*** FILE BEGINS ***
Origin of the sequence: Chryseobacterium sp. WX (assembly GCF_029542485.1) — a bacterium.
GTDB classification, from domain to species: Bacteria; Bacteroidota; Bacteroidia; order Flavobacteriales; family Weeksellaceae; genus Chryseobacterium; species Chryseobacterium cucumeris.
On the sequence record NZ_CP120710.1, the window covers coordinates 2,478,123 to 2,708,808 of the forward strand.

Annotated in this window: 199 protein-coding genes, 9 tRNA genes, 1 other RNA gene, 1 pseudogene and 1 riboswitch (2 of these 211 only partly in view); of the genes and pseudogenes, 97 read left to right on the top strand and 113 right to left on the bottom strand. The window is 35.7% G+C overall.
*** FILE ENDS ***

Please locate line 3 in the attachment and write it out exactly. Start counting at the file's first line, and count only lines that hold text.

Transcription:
On the sequence record NZ_CP120710.1, the window covers coordinates 2,478,123 to 2,708,808 of the forward strand.